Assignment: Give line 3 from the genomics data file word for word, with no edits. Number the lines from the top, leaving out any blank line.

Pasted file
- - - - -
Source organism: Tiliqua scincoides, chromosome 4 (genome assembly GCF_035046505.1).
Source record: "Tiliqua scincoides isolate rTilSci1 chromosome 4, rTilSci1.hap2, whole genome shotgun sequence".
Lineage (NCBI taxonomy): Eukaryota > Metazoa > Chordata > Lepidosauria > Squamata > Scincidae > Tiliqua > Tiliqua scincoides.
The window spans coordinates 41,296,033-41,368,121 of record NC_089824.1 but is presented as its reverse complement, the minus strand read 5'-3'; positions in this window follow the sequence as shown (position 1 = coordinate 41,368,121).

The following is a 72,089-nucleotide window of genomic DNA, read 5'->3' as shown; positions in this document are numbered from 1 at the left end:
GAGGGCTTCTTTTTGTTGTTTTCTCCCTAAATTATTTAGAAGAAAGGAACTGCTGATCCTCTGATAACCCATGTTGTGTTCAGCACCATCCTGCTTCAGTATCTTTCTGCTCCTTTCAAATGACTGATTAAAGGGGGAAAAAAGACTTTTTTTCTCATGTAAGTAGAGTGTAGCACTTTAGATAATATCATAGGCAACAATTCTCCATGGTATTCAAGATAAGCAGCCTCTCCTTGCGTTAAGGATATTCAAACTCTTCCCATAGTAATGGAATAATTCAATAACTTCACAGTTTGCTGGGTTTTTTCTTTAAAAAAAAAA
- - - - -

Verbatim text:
Lineage (NCBI taxonomy): Eukaryota > Metazoa > Chordata > Lepidosauria > Squamata > Scincidae > Tiliqua > Tiliqua scincoides.